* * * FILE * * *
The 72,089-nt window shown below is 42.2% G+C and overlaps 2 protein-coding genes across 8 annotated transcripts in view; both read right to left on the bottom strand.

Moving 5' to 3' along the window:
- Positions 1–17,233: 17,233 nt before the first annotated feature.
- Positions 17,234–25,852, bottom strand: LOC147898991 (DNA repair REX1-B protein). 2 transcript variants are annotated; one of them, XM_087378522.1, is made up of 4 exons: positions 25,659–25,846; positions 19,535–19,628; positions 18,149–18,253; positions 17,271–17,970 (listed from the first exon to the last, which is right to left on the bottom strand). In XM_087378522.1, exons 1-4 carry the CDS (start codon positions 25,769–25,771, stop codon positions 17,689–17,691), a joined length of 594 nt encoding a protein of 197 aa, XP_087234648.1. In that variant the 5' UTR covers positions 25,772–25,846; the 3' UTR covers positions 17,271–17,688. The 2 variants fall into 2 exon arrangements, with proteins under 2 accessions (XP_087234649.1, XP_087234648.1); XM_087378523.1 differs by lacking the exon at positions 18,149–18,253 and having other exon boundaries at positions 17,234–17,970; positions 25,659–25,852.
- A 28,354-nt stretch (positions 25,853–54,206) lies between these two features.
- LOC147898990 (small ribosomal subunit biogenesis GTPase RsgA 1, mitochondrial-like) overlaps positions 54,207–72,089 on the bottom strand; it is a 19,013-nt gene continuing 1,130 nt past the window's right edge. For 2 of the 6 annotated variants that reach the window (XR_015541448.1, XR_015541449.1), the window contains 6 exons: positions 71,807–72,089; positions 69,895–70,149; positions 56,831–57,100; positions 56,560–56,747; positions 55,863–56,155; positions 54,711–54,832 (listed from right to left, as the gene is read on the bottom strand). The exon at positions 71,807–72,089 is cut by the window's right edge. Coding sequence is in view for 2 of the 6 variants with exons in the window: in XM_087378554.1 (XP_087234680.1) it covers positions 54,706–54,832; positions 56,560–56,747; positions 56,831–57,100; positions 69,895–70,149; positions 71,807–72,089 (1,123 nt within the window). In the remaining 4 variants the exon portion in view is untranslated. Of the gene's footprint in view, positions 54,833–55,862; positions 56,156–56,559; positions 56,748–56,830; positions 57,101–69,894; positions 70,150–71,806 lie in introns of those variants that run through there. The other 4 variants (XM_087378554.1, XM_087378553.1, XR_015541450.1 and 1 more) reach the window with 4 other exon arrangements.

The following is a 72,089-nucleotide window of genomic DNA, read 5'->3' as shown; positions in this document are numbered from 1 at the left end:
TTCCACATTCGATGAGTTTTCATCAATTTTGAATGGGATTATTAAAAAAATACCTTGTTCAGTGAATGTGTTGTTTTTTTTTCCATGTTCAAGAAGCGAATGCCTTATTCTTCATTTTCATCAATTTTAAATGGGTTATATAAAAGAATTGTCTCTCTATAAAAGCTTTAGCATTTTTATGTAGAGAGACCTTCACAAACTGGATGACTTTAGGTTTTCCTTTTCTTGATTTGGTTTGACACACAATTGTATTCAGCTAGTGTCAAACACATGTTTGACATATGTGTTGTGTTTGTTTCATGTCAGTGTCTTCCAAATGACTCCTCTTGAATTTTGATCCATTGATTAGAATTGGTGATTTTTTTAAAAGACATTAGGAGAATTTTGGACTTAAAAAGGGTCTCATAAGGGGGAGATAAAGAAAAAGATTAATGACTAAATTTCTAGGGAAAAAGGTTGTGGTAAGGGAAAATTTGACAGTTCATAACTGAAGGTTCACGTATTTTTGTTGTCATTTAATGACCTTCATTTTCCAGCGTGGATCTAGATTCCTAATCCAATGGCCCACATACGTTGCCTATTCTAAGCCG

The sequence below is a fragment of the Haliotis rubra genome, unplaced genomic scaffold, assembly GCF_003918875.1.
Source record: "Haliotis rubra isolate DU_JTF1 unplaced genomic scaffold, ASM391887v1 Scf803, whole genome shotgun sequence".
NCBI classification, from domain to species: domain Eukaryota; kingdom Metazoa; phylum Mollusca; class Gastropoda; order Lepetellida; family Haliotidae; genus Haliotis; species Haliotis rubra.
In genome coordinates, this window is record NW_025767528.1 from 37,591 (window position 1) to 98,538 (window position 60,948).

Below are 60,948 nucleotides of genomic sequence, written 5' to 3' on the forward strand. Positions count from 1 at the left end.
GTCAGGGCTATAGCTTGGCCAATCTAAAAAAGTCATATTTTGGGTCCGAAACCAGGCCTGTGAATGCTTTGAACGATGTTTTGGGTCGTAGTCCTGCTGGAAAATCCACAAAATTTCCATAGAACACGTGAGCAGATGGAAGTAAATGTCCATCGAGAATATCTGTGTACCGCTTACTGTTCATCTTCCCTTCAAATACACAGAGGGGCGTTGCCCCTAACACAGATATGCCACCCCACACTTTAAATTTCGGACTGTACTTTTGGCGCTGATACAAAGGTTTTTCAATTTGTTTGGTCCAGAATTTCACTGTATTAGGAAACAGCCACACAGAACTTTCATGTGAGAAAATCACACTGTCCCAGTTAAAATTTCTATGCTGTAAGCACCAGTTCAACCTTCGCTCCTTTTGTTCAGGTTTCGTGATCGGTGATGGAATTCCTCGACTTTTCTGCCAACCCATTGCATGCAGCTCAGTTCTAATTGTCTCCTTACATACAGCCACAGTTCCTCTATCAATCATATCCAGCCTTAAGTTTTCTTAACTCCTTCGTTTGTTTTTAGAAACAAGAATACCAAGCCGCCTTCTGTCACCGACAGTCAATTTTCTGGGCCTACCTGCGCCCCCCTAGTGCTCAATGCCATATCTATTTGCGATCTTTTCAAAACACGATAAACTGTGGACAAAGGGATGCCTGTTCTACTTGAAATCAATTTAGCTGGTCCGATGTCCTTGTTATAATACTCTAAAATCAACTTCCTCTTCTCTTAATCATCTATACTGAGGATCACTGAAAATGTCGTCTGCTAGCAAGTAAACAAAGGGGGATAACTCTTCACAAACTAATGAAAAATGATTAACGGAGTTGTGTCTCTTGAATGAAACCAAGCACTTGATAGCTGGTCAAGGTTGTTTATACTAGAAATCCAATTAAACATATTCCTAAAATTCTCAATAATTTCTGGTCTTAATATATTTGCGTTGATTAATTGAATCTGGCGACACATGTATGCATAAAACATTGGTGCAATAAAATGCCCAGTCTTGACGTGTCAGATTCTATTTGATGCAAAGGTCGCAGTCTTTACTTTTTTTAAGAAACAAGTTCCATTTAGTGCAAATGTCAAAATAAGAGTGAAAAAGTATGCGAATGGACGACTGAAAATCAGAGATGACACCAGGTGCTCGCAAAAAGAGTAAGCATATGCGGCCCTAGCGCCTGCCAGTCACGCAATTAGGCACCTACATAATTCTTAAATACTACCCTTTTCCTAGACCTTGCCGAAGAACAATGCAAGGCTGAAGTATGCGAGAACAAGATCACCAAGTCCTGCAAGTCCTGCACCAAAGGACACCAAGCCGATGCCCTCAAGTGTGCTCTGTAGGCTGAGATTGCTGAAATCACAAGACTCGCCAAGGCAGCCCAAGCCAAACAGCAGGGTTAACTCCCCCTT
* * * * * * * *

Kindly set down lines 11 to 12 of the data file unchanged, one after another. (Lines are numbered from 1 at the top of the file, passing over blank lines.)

NCBI classification, from domain to species: domain Eukaryota; kingdom Metazoa; phylum Mollusca; class Gastropoda; order Lepetellida; family Haliotidae; genus Haliotis; species Haliotis rubra.
In genome coordinates, this window is record NW_025767528.1 from 37,591 (window position 1) to 98,538 (window position 60,948).